NEW YORK -- Environmental abuse long ago quelled New York Harbor’s bragging rights as the world’s oyster capital. However, according to environmental experts at Pace University, area middle and high school students are fast becoming the force behind the once-fertile harbor's return to ecological relevance.
Thanks to funding from the National Science Foundation, Pace has launched the next phase of its Smart and Connected Communities program. As part of the initiative, “university faculty will bring to underserved city schools the research tools and field training to design a new future for New York Harbor,” said Dr. Lauren Birney, a professor in the Pace School of Education, and principal investigator under the NSF grant.
“Our goal for city students is an educational experience usually confined to universities,” Birney said. “If the future of the harbor and the national urban environment are in the hands of the experts and decision makers of tomorrow, that means the environmental voice of youth today is essential. The time to begin their training is now.”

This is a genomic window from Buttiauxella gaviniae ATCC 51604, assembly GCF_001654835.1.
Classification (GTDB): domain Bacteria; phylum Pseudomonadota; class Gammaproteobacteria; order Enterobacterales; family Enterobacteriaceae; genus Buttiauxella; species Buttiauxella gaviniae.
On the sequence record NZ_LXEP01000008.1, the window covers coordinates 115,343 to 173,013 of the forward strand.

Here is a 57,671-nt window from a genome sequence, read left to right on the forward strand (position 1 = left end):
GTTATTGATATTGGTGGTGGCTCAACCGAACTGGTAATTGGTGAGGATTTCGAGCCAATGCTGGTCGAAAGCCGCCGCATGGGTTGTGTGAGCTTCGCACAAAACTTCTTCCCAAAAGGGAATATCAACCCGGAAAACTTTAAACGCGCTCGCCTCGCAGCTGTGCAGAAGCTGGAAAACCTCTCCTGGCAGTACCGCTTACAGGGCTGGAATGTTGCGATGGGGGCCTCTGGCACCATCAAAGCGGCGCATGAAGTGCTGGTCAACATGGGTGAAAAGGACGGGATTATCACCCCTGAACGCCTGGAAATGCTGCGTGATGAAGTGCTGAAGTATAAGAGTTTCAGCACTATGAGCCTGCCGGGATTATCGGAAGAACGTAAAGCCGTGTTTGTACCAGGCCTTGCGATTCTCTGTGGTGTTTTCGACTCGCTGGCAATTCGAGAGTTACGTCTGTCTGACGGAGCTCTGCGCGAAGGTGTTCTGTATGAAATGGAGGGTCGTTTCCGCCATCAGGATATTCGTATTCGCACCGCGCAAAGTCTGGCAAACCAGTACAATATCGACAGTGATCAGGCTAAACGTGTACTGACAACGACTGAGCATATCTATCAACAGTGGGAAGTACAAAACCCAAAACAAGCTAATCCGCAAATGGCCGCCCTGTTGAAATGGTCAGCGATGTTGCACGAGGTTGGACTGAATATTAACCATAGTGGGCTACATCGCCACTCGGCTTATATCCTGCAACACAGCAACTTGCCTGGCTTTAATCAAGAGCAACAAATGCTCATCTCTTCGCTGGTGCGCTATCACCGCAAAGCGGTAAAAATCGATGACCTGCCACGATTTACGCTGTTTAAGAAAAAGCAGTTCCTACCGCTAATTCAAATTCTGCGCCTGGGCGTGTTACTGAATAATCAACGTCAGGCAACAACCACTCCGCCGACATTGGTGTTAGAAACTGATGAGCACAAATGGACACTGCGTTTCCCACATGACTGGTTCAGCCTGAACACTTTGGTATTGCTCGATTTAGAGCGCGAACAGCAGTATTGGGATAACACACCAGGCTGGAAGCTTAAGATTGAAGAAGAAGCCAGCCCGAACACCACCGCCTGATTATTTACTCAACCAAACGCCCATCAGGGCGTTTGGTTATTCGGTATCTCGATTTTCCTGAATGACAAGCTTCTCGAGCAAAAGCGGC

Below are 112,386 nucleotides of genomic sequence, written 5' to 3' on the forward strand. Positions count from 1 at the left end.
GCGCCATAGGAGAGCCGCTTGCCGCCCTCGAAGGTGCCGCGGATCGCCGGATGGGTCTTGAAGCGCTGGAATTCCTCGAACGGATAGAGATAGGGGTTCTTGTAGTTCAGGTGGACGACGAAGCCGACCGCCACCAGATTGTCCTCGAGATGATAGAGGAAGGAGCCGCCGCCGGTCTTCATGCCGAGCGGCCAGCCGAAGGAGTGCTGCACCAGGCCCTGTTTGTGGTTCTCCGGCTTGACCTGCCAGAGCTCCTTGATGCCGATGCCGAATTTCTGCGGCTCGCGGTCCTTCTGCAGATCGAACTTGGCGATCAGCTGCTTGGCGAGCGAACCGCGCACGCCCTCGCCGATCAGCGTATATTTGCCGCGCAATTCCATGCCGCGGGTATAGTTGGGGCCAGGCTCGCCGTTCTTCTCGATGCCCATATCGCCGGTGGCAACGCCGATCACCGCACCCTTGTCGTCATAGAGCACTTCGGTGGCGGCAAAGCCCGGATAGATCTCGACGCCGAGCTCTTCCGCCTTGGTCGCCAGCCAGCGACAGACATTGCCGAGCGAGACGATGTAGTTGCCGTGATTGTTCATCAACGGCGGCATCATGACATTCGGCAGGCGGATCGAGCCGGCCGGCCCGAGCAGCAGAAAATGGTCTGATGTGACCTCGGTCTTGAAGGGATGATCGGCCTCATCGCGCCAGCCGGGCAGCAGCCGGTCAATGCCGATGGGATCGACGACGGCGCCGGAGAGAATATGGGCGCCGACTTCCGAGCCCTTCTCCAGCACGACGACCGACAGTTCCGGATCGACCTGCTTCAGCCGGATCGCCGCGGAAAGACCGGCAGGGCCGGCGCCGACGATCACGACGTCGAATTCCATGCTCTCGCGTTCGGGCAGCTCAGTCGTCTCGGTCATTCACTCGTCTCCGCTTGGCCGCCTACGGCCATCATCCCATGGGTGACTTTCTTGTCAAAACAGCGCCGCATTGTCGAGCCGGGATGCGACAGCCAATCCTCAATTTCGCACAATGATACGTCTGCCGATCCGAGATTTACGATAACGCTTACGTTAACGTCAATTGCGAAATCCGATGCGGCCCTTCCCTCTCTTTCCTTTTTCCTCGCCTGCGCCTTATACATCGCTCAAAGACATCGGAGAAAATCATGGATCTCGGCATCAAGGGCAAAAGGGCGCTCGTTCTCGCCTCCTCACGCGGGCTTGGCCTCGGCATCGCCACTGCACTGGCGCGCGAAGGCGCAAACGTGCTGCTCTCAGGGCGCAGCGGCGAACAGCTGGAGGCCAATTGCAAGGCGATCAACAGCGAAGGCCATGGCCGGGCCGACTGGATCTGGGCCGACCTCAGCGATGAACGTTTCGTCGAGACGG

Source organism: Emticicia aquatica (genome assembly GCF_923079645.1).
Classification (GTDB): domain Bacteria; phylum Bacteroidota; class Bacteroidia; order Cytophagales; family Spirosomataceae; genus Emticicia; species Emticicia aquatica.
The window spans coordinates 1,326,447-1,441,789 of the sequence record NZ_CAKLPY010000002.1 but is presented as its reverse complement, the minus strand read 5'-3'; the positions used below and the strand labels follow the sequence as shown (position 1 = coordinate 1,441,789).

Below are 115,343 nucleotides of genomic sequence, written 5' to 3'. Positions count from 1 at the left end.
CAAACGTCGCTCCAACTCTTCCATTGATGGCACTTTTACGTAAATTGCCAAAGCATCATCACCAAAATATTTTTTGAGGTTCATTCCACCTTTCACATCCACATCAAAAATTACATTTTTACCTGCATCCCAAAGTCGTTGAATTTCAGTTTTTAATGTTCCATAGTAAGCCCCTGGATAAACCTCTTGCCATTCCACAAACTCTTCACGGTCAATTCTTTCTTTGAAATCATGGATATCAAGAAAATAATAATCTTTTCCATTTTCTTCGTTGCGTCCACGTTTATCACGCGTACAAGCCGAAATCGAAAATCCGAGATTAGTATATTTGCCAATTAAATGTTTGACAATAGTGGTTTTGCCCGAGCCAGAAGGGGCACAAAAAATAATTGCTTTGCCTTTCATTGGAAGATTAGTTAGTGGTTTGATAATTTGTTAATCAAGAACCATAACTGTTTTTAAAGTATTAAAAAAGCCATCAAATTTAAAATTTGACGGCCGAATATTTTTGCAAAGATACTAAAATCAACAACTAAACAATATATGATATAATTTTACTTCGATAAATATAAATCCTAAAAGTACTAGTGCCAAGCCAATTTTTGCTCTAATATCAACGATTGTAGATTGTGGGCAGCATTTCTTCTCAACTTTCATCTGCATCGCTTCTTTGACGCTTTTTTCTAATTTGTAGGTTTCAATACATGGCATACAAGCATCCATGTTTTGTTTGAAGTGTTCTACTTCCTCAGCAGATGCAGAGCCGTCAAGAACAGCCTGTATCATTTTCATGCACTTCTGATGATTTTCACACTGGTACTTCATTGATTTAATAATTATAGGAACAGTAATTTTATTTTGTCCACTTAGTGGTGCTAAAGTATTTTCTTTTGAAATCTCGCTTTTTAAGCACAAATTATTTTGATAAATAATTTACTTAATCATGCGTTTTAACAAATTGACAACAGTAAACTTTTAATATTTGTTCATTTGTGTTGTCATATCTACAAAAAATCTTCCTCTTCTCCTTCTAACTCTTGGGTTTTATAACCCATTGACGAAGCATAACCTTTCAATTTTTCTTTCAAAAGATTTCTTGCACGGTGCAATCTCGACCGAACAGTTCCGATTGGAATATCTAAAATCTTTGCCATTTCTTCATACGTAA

For young students, the experience provides learning opportunities well beyond their years. “Students will also receive training at the hands of our best legal and policy experts,” said John Cronin, Pace’s senior fellow for environmental affairs in the Dyson College of Arts and Sciences. “And through innovative techniques such as virtual town halls and mock public hearings they will develop and present a student-generated vision and plan for restoring the harbor.”
“All the marine waters of the city are held in a public trust belonging to the people, and that includes students,” said Jason Czarnezki, the associate dean of Environmental Law Programs at the Elisabeth Haub School of Law at Pace University. “This well-founded, ancient principle of law is the centerpiece of a legal education that will empower students to claim the ecological inheritance that is the birthright of their community."